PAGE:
Wisco Teacher Dominique Lark Teaches Like a Gamer
Before Dominique taught fourth grade, he was a mayor who designed and engineered hundreds of cities from the ground up. He conquered continents through the ages of history, directing armies across battlefields and building civilizations. He taught himself strategy and tested his logic and problem solving skills every chance he had. From a young age, he learned how to think like a scientist by manipulating variables and experimenting through trial and error.
In other words, he’s a gamer.
Dominique cut his teeth on SimCity, Age of Empires, and Command & Conquer. Now, he shares his passion for games and learning with his fourth grade students.
It’s Dominique’s love of teaching kids and his lifelong interest in games that makes him a fun Field Day Fellow. He joined us as a 2016 Game Design Fellow and was just what we needed as we dove into designing science games. Who better to have on our design team than someone who knows about kids, the classroom, and good games? Dominique has years of first hand experience bringing games into his classroom — he does it everyday with his fourth grade students.
Dominique teaches at Huegel Elementary (a Madison elementary school with one-to-one access to Android Tablets). We had the privilege of seeing how he incorporated games into his teaching style.
We noticed right away that Dominique doesn’t use only digital games in his classroom, he also gets the kids moving around and playing physical games.
After finishing up a vocabulary lesson in class, Dominique offered a “brain break” to his students. Students’ faces lit up with smiles as they scurried to the rug at the front of the room. For the next five minutes, they tossed a rubbery toy brain around while doing some deep leg squats. Giggles rippled through the classroom as the brain flew across the room and landed in kids’ hands…or at their feet. When the on-screen timer went off, the kids’ “brain break” ended, and they were ready for a math game on their computers.
“Your first job is to complete a task in DreamBox, then you can choose a game selection from your tablet,” Dominique instructed. (DreamBox is an online, subscription based, math games program.)
Some of the kids sped through the DreamBox assignment, eager to move to a game of their choosing. One boy said, “I love Math Playground. It’s awesome.”
“My favorite part of the day is math,” shared a girl. “I get to play math games!”
“I vet the games ahead of time to make sure they’re an effective use of time,” Dominique explained. “The best games help them deepen their understanding of a topic.” Then, he lets his students explore and review those games. The highest reviewed games become more regular menu options on their tablets.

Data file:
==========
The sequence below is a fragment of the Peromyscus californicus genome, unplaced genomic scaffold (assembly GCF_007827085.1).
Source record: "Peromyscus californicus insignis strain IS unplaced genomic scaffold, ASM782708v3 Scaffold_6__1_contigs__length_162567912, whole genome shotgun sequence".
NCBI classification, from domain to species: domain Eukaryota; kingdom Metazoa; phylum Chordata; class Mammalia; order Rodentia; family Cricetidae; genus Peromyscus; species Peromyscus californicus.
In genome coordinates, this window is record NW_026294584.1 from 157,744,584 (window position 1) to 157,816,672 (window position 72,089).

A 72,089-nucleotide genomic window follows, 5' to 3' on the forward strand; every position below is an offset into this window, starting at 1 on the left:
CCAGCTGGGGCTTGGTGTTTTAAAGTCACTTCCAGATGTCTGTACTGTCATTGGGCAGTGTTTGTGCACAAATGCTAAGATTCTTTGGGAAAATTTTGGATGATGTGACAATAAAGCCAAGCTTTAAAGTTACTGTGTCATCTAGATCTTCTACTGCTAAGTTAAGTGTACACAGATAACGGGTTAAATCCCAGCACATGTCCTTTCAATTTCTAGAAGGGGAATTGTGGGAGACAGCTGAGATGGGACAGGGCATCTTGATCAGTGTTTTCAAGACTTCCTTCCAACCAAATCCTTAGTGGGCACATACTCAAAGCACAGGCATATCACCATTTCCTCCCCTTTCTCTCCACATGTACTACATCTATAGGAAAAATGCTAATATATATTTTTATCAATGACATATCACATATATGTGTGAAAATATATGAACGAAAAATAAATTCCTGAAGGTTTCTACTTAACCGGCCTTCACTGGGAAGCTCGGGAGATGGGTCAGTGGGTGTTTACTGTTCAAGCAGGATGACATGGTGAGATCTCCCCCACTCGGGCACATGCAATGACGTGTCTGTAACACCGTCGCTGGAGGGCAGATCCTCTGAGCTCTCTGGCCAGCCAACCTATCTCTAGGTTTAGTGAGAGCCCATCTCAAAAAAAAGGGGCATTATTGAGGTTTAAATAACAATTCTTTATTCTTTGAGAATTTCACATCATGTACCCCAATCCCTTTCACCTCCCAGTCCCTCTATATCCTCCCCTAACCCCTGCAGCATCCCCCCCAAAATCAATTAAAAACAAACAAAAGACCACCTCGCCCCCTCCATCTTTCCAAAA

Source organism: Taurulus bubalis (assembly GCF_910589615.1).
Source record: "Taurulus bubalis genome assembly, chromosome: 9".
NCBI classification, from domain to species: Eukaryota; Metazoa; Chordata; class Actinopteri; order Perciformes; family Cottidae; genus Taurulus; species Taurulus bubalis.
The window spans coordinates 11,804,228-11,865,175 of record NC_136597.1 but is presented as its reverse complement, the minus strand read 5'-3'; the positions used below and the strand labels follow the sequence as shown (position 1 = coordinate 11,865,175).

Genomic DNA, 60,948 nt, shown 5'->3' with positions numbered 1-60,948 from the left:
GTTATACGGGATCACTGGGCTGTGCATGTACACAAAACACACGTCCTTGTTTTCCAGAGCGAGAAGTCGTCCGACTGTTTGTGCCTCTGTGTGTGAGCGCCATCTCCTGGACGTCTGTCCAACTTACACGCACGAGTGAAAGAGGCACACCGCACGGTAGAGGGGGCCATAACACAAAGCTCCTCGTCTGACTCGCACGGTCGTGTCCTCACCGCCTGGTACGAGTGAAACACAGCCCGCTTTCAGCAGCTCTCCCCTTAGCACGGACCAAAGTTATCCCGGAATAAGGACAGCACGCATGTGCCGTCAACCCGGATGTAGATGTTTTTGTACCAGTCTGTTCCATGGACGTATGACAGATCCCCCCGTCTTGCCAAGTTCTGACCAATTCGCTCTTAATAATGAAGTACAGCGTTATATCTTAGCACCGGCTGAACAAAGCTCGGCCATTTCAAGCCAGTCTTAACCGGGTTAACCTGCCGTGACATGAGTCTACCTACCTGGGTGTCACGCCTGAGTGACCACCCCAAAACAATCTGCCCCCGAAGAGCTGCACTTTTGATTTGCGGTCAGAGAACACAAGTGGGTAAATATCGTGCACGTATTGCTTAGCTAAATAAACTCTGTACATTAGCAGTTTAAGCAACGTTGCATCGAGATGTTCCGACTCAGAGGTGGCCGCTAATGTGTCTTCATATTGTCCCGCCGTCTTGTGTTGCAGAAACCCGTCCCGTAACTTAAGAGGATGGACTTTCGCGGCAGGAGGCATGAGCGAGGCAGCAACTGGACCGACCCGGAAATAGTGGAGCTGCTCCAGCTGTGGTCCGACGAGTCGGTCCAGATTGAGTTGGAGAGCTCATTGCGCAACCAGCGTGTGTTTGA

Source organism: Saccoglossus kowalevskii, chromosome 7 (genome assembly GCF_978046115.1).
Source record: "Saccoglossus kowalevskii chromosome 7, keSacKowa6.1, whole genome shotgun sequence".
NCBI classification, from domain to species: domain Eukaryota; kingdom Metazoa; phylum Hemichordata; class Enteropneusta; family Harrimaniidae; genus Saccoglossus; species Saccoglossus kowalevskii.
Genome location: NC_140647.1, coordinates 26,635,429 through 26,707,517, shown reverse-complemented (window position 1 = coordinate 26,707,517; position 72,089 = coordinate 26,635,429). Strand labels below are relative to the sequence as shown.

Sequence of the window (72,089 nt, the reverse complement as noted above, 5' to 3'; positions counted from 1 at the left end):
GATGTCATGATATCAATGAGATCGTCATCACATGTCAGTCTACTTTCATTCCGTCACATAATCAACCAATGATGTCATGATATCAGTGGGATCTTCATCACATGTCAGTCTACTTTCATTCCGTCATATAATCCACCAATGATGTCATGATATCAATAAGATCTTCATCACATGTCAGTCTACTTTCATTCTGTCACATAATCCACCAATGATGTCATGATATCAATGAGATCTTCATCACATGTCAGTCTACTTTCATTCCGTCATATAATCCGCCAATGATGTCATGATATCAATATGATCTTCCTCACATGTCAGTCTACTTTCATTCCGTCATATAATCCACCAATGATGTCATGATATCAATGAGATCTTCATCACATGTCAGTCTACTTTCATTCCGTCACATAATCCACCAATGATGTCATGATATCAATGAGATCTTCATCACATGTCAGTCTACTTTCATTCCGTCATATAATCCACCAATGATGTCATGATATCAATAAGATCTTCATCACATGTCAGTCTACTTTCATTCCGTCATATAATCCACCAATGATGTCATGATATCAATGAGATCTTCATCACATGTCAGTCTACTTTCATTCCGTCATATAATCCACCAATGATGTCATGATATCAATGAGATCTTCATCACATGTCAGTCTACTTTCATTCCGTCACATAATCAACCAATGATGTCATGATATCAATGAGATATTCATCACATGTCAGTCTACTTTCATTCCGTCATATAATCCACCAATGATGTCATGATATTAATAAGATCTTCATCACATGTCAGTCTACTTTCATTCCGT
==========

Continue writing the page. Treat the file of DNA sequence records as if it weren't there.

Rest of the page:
“Some students like to review skills they already know. Others choose to challenge themselves,” he said. “Games help the students see how much fun learning can be. The more positive connections they make with learning, the more likely they are to remain engaged and learning.”
“We talk about thinking like a gamer in class,” Dominique said. If a student is having a hard time with a topic or concept, he encourages them to put on a gamer hat. “I ask, ‘If this was a game, would you give up right away? Or would you try a different strategy?’ I want my students to cultivate an attitude beyond memorizing facts, details and information. I want to encourage students to take time, to take initiative and leadership in their learning.”
Dominique believes thinking “like a gamer” will help the students beyond their studies. “Life will throw a bunch of different scenarios at them. I want them to be problem solvers regardless of the scenario. I want them to think outside the box and try new things.”
“The work we’re doing here at Field Day could have incredible impact on a lot of people’s lives,” Dominique said. “It’s rewarding to show the joy of learning and how much fun it can be.”
We are privileged to have such creative and innovative teachers like Dominique working directly with us. They understand the unique institutional requirements, standards that have to be met, the flow of a classroom, and the workload that has to be juggled by teachers and kids.
PS. Field Day is launching 9 new games set in a world called The Yard. They line up with national standards. These games are 10–20 minute interactive science games for kids in grades 5–7 to explore, play, and experiment with science. Designed to make complicated systems easier to understand, the games are quick to set up and simple to play. They run on any browser and DON’T require user accounts or setup — just start playing!
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